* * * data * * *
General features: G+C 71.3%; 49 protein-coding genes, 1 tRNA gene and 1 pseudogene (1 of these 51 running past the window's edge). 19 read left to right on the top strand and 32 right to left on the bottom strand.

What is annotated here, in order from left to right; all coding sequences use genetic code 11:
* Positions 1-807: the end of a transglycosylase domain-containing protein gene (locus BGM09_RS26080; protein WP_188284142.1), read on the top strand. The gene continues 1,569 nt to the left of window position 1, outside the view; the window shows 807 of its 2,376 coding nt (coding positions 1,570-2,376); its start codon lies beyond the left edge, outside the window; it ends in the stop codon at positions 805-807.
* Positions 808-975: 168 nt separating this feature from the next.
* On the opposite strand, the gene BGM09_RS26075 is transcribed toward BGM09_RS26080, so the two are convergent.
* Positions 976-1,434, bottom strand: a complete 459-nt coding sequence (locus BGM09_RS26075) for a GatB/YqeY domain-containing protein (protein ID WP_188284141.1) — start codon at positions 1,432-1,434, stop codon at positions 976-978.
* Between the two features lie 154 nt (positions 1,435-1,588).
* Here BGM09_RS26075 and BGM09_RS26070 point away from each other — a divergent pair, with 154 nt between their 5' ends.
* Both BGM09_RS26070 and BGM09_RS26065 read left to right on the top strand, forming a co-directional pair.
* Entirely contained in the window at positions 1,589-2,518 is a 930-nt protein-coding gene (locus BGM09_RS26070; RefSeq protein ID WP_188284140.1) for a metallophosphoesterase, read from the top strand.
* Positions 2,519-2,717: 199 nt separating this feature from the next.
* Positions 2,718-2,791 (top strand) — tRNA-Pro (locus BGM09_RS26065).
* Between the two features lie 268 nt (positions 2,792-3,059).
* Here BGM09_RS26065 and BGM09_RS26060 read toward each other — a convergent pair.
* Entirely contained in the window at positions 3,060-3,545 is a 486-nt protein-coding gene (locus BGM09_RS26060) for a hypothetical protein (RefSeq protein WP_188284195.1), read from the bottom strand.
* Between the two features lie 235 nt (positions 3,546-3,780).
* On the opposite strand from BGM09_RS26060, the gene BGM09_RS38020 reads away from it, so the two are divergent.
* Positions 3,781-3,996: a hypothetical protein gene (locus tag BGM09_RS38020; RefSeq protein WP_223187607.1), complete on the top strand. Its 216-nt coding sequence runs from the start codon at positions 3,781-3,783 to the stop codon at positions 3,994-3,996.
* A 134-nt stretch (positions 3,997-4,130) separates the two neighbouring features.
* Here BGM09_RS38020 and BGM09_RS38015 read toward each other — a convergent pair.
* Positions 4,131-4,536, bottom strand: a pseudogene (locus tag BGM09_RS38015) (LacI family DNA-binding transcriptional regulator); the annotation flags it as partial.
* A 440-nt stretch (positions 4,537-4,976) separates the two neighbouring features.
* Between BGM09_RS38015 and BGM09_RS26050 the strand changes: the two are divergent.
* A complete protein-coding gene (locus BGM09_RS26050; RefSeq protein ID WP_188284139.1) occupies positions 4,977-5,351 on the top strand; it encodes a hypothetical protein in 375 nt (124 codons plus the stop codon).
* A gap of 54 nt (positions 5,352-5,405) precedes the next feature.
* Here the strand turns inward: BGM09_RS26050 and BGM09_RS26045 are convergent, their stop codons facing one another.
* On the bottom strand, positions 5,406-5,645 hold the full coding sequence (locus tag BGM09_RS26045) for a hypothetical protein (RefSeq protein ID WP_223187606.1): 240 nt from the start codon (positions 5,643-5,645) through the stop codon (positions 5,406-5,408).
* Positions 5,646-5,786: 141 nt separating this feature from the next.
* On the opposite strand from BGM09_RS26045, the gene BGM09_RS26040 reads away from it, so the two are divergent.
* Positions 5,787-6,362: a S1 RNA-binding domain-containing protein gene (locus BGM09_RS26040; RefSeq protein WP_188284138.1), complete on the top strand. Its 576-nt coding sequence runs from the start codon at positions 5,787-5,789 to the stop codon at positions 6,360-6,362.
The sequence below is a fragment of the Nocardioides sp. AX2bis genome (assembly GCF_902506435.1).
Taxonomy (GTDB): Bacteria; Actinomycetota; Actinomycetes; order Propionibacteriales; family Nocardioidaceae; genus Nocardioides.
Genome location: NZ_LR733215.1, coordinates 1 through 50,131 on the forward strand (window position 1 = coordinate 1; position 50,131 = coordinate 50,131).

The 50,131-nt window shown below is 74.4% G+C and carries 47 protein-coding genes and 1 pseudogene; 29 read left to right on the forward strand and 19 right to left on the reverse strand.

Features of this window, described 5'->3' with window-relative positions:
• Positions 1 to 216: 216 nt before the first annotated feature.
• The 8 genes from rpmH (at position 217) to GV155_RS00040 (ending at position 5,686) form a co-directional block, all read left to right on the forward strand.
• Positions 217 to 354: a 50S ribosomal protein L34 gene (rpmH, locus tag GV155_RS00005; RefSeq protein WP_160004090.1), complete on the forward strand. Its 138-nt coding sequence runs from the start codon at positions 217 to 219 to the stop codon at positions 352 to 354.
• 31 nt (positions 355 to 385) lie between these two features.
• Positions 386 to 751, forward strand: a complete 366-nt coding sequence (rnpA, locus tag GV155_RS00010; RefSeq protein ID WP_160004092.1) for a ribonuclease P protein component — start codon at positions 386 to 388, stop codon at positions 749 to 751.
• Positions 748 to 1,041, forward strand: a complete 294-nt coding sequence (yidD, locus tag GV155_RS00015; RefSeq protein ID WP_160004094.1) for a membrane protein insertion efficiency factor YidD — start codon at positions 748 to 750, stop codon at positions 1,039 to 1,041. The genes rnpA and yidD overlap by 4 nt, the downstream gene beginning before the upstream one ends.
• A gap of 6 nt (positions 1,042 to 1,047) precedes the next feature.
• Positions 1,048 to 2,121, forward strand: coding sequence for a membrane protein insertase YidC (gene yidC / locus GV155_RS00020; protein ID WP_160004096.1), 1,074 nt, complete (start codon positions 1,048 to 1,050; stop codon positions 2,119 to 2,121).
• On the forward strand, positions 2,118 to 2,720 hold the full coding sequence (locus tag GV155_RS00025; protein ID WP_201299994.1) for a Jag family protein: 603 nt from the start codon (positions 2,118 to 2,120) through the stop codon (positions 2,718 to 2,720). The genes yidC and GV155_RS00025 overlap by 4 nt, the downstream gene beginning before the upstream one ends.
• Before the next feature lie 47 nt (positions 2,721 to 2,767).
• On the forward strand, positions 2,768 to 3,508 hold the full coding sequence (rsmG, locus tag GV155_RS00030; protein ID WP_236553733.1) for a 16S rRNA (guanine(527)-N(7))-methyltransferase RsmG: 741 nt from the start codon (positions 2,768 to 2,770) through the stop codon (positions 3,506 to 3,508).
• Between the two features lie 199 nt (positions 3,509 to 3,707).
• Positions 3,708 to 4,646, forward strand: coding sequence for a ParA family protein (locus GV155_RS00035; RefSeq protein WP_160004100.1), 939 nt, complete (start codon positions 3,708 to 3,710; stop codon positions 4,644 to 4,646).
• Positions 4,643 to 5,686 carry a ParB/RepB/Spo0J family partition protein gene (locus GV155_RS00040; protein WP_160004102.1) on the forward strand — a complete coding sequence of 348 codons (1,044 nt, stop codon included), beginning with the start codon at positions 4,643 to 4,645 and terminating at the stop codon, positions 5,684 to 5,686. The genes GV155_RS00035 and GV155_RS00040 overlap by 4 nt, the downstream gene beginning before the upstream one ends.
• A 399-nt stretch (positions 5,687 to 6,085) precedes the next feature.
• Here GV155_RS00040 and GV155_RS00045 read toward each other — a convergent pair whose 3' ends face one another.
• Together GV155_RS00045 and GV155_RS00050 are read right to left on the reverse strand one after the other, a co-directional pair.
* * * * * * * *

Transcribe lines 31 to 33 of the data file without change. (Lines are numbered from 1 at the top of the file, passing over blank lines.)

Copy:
The sequence below is a fragment of the Nocardioides sp. AX2bis genome (assembly GCF_902506435.1).
Taxonomy (GTDB): Bacteria; Actinomycetota; Actinomycetes; order Propionibacteriales; family Nocardioidaceae; genus Nocardioides.
Genome location: NZ_LR733215.1, coordinates 1 through 50,131 on the forward strand (window position 1 = coordinate 1; position 50,131 = coordinate 50,131).